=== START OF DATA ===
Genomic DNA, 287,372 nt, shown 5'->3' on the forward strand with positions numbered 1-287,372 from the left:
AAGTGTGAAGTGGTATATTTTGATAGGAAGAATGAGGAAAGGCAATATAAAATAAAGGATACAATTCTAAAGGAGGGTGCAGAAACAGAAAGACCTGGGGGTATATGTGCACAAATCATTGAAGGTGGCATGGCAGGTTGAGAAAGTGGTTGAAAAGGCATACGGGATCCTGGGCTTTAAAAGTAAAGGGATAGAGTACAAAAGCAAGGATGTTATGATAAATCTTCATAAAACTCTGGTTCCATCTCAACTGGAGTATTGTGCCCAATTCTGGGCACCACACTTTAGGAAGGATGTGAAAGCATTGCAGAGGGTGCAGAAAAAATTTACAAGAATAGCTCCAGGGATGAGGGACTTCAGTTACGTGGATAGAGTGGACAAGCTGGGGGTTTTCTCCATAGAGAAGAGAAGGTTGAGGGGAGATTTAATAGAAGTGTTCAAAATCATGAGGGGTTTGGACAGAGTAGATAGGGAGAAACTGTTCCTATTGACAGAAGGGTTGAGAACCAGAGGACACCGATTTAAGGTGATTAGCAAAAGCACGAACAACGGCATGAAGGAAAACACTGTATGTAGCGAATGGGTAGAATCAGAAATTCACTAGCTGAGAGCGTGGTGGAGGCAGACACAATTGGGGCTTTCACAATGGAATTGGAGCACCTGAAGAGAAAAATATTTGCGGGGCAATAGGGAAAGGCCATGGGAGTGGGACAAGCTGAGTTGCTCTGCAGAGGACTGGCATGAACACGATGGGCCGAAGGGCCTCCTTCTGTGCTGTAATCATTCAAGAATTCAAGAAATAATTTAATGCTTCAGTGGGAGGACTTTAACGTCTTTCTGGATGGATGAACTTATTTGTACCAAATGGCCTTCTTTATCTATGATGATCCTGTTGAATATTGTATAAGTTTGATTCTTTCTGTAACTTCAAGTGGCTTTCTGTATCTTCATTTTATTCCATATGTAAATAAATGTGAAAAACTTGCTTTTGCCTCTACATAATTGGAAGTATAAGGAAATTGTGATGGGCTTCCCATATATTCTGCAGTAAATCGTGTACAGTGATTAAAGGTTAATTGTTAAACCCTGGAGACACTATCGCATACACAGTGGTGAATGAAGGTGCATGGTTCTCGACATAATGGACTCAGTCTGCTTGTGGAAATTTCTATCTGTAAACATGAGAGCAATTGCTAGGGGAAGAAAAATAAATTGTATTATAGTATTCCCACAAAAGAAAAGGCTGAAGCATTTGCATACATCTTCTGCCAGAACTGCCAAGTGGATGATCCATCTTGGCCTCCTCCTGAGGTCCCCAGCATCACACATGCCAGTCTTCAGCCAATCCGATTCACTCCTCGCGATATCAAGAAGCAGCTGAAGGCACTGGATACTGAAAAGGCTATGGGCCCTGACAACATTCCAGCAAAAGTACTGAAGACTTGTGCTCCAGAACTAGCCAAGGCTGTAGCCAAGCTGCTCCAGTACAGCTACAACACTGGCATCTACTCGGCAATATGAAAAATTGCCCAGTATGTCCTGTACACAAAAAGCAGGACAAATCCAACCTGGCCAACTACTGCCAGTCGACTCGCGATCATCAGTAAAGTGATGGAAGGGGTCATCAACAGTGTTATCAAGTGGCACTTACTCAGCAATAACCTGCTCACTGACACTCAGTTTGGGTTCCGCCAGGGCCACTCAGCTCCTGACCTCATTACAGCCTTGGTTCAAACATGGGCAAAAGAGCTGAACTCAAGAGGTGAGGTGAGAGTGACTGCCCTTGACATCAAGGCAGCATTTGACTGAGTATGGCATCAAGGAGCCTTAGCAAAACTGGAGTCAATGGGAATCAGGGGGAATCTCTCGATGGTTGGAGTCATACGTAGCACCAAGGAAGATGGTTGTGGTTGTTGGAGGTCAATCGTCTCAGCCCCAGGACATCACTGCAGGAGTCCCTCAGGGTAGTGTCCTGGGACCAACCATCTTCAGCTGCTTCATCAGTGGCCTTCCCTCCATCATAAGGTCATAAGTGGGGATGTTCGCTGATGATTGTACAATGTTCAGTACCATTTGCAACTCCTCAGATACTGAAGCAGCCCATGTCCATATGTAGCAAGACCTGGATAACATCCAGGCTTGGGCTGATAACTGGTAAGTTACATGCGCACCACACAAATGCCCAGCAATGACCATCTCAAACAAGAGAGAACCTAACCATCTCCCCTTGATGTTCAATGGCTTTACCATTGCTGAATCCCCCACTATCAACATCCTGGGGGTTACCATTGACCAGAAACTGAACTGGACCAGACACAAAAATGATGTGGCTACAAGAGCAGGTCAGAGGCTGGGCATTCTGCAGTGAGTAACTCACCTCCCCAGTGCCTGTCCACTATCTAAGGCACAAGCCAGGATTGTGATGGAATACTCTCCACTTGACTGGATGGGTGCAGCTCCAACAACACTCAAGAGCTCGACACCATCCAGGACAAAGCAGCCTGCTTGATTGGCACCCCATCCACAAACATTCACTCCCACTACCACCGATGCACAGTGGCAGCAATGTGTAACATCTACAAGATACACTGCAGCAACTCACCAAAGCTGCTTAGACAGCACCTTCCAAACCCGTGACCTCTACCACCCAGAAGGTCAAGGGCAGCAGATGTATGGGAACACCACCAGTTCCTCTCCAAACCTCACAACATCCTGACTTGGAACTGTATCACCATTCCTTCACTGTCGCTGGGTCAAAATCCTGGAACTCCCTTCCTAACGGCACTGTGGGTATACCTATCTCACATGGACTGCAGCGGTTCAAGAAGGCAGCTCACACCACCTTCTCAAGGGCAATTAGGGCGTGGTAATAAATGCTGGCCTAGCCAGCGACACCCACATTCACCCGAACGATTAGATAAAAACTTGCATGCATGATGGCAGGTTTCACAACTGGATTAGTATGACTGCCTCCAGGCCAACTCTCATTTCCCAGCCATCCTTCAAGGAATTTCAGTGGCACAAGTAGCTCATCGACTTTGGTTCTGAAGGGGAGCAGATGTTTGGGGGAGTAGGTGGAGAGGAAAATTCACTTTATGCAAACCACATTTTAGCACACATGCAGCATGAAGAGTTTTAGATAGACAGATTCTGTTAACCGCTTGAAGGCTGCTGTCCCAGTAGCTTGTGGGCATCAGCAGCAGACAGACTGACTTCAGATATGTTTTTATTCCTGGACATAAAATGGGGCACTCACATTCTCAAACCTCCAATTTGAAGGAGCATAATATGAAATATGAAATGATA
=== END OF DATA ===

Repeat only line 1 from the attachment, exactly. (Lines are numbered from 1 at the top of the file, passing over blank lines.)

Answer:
Genomic DNA, 287,372 nt, shown 5'->3' on the forward strand with positions numbered 1-287,372 from the left: